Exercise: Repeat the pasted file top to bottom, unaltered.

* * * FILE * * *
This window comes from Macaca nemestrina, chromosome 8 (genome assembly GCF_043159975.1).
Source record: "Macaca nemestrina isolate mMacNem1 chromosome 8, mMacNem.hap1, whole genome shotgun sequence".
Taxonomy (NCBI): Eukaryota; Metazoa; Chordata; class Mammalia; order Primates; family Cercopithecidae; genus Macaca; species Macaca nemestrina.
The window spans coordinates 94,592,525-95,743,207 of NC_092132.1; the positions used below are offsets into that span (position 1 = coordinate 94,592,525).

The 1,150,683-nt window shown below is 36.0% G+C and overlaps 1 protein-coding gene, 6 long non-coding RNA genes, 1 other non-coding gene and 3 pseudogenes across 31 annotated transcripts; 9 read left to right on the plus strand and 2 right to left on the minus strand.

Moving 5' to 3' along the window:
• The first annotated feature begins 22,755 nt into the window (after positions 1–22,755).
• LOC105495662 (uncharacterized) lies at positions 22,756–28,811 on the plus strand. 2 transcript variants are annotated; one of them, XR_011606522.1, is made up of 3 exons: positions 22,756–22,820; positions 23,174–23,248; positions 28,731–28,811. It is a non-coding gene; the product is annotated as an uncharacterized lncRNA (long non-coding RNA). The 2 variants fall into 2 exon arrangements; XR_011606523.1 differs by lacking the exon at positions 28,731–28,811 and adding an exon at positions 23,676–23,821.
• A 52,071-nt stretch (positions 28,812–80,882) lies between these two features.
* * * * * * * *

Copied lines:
This window comes from Macaca nemestrina, chromosome 8 (genome assembly GCF_043159975.1).
Source record: "Macaca nemestrina isolate mMacNem1 chromosome 8, mMacNem.hap1, whole genome shotgun sequence".
Taxonomy (NCBI): Eukaryota; Metazoa; Chordata; class Mammalia; order Primates; family Cercopithecidae; genus Macaca; species Macaca nemestrina.
The window spans coordinates 94,592,525-95,743,207 of NC_092132.1; the positions used below are offsets into that span (position 1 = coordinate 94,592,525).

The 1,150,683-nt window shown below is 36.0% G+C and overlaps 1 protein-coding gene, 6 long non-coding RNA genes, 1 other non-coding gene and 3 pseudogenes across 31 annotated transcripts; 9 read left to right on the plus strand and 2 right to left on the minus strand.

Moving 5' to 3' along the window:
• The first annotated feature begins 22,755 nt into the window (after positions 1–22,755).
• LOC105495662 (uncharacterized) lies at positions 22,756–28,811 on the plus strand. 2 transcript variants are annotated; one of them, XR_011606522.1, is made up of 3 exons: positions 22,756–22,820; positions 23,174–23,248; positions 28,731–28,811. It is a non-coding gene; the product is annotated as an uncharacterized lncRNA (long non-coding RNA). The 2 variants fall into 2 exon arrangements; XR_011606523.1 differs by lacking the exon at positions 28,731–28,811 and adding an exon at positions 23,676–23,821.
• A 52,071-nt stretch (positions 28,812–80,882) lies between these two features.